Of Love and Travel, Pursuing and Distancing

A wonderful life-saving therapist told me years ago that I am the atypical real fusion of two relationship types, the “distancer” and the “pursuer”–someone who needs to keep others exactly at arms-length, no farther and no closer. Not shy about chasing after whomever I want (or throwing myself at/on the Big Bear beefcake on the next plane seat), I become overwhelmed the moment they start stalking me by, say, texting to see if there’s anything they can do to help while I’m afflicted with a nasty cold. My allergy to assiduousness has more or less turned into a pattern my pal Miss Ursula describes thus:


With which I’ve made my peace (well, 80% of the time, as Miss Ursula’s headaches will attest to), because in the end I’d much rather the people in my life be deeply interesting than… nice.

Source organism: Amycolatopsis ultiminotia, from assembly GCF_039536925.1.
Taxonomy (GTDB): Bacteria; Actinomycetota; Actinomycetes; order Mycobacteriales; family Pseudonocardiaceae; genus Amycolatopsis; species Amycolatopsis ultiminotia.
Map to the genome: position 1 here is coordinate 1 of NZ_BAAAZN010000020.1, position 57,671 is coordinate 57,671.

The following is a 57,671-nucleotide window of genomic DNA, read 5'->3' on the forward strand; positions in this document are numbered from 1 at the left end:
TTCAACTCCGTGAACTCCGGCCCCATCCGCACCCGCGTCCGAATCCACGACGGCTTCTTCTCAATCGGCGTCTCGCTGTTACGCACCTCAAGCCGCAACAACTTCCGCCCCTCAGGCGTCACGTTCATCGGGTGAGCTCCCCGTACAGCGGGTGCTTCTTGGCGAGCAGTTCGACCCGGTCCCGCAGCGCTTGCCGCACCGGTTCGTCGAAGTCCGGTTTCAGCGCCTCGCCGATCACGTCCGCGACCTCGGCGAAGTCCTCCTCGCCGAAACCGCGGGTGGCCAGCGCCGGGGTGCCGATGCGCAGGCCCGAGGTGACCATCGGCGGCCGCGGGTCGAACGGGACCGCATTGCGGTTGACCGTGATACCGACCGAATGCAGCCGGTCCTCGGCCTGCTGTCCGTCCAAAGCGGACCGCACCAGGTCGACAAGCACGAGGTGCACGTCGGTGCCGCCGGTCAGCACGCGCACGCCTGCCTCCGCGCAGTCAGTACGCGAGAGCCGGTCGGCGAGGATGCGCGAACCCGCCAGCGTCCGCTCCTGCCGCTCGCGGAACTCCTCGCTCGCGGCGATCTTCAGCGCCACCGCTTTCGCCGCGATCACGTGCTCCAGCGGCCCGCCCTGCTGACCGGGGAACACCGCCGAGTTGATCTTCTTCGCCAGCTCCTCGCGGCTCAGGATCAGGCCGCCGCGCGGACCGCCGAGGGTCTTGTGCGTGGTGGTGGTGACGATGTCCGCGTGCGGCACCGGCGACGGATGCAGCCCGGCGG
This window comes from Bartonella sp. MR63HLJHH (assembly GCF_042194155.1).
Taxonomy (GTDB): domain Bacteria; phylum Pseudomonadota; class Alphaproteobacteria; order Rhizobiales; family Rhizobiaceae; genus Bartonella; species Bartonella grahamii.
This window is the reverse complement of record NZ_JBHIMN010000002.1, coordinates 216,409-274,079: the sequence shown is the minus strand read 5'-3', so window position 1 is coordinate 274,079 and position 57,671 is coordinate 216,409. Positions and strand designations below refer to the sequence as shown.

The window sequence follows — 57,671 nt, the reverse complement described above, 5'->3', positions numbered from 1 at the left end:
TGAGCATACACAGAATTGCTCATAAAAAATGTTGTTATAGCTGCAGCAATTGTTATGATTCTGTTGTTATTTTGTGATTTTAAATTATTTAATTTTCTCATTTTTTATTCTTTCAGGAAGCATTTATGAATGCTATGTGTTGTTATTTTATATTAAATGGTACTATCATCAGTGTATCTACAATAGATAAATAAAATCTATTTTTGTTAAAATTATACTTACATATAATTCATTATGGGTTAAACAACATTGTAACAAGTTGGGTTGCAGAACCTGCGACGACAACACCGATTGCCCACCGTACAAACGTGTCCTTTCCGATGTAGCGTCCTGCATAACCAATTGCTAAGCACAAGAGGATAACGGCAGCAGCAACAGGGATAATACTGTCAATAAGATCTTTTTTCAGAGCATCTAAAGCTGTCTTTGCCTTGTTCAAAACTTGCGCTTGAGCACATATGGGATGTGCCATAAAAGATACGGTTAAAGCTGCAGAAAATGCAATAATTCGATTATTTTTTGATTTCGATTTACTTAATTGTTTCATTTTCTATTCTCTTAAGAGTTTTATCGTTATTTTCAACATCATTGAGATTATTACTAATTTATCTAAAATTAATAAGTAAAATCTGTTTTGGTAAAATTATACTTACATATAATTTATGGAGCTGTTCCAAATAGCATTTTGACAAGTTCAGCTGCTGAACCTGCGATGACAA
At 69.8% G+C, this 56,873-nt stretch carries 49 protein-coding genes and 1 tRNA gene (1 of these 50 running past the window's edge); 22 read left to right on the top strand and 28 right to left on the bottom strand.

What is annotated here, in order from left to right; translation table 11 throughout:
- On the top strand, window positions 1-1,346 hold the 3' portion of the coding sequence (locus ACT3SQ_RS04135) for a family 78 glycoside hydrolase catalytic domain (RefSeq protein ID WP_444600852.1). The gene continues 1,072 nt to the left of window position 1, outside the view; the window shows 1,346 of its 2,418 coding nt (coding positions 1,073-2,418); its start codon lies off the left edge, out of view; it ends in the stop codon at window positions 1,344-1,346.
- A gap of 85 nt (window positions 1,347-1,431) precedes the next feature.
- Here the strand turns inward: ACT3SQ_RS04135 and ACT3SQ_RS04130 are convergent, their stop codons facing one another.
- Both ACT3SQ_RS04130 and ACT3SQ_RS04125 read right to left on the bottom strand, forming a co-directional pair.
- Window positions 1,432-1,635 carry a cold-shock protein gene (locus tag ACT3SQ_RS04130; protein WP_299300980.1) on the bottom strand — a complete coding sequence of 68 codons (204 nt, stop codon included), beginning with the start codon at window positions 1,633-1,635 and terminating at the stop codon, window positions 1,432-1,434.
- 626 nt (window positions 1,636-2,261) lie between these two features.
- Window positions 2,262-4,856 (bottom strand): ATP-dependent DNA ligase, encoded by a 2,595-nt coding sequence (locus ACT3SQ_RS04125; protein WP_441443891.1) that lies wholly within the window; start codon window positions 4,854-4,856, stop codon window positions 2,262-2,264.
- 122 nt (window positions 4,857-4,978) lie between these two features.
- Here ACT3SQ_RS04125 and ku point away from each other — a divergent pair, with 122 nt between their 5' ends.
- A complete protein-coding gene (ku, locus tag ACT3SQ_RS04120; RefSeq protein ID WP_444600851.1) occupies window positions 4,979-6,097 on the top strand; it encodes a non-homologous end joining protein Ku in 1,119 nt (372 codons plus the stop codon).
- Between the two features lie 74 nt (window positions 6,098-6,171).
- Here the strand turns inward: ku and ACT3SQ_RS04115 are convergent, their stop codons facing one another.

But that is a digressive preamble: this is not a love-life post. I mention such things only because I’ve figured out, without therapist’s benefit this time, that they spill over into the rest of my life. I am constantly torn between Bell Systems’ “Reach Out and Touch Someone” and Jean-Paul Sartre’s “L’enfer, c’est les autres” (which I would have adopted as a life motto if my dear friend Miss Cruella hadn’t taken it first). And this is never more maddeningly apparent than when traveling solo.

Take, for example, my overpowering need to watch the World Cup in a public place, because I figure fútbol is essentially communal, and what better time to commune with The People than while abroad on my own. Thus I walk into a pub: I’ve tried two in Cambridge this week–the Baron of Beef and the Mitre, the latter


“FAMOUS FOR BEING TWO PUBS SEPARATED BY A YARD NAMED AFTER A MEDIEVAL PRIEST” (whatever). Resigned to having some vaguely nauseating if happily inexpensive food (sorry Brits I know y’all love your mushy peas),